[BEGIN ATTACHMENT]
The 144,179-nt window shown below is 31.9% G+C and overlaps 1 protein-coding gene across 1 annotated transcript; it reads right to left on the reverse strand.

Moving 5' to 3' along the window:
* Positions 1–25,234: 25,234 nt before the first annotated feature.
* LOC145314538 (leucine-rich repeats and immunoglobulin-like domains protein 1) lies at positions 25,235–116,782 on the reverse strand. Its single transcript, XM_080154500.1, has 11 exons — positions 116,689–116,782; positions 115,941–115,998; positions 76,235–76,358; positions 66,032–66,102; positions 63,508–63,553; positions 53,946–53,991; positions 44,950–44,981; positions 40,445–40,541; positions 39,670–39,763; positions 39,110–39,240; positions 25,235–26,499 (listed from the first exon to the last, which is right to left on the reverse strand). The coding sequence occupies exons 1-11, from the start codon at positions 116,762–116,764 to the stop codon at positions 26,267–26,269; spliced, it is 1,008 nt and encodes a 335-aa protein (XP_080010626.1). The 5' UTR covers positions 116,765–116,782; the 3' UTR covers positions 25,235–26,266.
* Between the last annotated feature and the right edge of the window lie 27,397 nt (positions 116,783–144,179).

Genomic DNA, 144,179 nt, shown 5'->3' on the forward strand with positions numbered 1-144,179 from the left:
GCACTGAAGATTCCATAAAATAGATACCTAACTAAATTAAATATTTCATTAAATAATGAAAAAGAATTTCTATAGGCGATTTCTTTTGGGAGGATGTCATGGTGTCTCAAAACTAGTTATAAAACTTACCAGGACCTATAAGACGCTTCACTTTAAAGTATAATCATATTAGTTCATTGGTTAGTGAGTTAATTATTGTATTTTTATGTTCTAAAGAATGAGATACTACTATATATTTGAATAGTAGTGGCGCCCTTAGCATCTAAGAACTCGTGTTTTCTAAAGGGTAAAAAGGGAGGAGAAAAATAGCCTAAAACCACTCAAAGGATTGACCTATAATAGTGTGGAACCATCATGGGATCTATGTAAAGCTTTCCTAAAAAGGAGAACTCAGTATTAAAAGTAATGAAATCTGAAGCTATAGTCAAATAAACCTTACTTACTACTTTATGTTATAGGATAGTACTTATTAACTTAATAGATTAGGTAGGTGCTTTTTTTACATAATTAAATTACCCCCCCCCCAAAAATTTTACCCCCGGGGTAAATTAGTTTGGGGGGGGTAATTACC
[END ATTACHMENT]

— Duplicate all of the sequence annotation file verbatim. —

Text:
The 144,179-nt window shown below is 31.9% G+C and overlaps 1 protein-coding gene across 1 annotated transcript; it reads right to left on the reverse strand.

Moving 5' to 3' along the window:
* Positions 1–25,234: 25,234 nt before the first annotated feature.
* LOC145314538 (leucine-rich repeats and immunoglobulin-like domains protein 1) lies at positions 25,235–116,782 on the reverse strand. Its single transcript, XM_080154500.1, has 11 exons — positions 116,689–116,782; positions 115,941–115,998; positions 76,235–76,358; positions 66,032–66,102; positions 63,508–63,553; positions 53,946–53,991; positions 44,950–44,981; positions 40,445–40,541; positions 39,670–39,763; positions 39,110–39,240; positions 25,235–26,499 (listed from the first exon to the last, which is right to left on the reverse strand). The coding sequence occupies exons 1-11, from the start codon at positions 116,762–116,764 to the stop codon at positions 26,267–26,269; spliced, it is 1,008 nt and encodes a 335-aa protein (XP_080010626.1). The 5' UTR covers positions 116,765–116,782; the 3' UTR covers positions 25,235–26,266.
* Between the last annotated feature and the right edge of the window lie 27,397 nt (positions 116,783–144,179).

Genomic DNA, 144,179 nt, shown 5'->3' on the forward strand with positions numbered 1-144,179 from the left:
GCACTGAAGATTCCATAAAATAGATACCTAACTAAATTAAATATTTCATTAAATAATGAAAAAGAATTTCTATAGGCGATTTCTTTTGGGAGGATGTCATGGTGTCTCAAAACTAGTTATAAAACTTACCAGGACCTATAAGACGCTTCACTTTAAAGTATAATCATATTAGTTCATTGGTTAGTGAGTTAATTATTGTATTTTTATGTTCTAAAGAATGAGATACTACTATATATTTGAATAGTAGTGGCGCCCTTAGCATCTAAGAACTCGTGTTTTCTAAAGGGTAAAAAGGGAGGAGAAAAATAGCCTAAAACCACTCAAAGGATTGACCTATAATAGTGTGGAACCATCATGGGATCTATGTAAAGCTTTCCTAAAAAGGAGAACTCAGTATTAAAAGTAATGAAATCTGAAGCTATAGTCAAATAAACCTTACTTACTACTTTATGTTATAGGATAGTACTTATTAACTTAATAGATTAGGTAGGTGCTTTTTTTACATAATTAAATTACCCCCCCCCCAAAAATTTTACCCCCGGGGTAAATTAGTTTGGGGGGGGTAATTACC